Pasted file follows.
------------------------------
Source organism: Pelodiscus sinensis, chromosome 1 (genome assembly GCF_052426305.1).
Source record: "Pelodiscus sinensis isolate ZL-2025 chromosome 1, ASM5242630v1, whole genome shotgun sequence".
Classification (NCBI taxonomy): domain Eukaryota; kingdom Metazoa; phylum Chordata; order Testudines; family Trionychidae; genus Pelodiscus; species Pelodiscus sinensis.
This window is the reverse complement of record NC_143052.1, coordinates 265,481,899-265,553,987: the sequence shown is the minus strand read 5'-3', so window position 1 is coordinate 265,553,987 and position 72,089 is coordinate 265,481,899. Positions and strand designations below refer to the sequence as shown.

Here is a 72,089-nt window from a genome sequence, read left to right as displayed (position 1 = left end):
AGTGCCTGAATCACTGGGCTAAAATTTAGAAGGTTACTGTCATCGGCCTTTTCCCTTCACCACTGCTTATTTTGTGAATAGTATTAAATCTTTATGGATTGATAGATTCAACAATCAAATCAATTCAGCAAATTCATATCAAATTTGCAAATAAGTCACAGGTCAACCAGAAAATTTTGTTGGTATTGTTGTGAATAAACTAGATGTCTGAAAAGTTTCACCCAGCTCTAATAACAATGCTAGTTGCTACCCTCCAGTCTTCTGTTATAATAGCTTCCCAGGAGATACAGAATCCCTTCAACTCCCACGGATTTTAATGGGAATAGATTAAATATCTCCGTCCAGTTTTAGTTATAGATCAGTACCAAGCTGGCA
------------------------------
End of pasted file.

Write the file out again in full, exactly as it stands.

Source organism: Pelodiscus sinensis, chromosome 1 (genome assembly GCF_052426305.1).
Source record: "Pelodiscus sinensis isolate ZL-2025 chromosome 1, ASM5242630v1, whole genome shotgun sequence".
Classification (NCBI taxonomy): domain Eukaryota; kingdom Metazoa; phylum Chordata; order Testudines; family Trionychidae; genus Pelodiscus; species Pelodiscus sinensis.
This window is the reverse complement of record NC_143052.1, coordinates 265,481,899-265,553,987: the sequence shown is the minus strand read 5'-3', so window position 1 is coordinate 265,553,987 and position 72,089 is coordinate 265,481,899. Positions and strand designations below refer to the sequence as shown.

Here is a 72,089-nt window from a genome sequence, read left to right as displayed (position 1 = left end):
AGTGCCTGAATCACTGGGCTAAAATTTAGAAGGTTACTGTCATCGGCCTTTTCCCTTCACCACTGCTTATTTTGTGAATAGTATTAAATCTTTATGGATTGATAGATTCAACAATCAAATCAATTCAGCAAATTCATATCAAATTTGCAAATAAGTCACAGGTCAACCAGAAAATTTTGTTGGTATTGTTGTGAATAAACTAGATGTCTGAAAAGTTTCACCCAGCTCTAATAACAATGCTAGTTGCTACCCTCCAGTCTTCTGTTATAATAGCTTCCCAGGAGATACAGAATCCCTTCAACTCCCACGGATTTTAATGGGAATAGATTAAATATCTCCGTCCAGTTTTAGTTATAGATCAGTACCAAGCTGGCA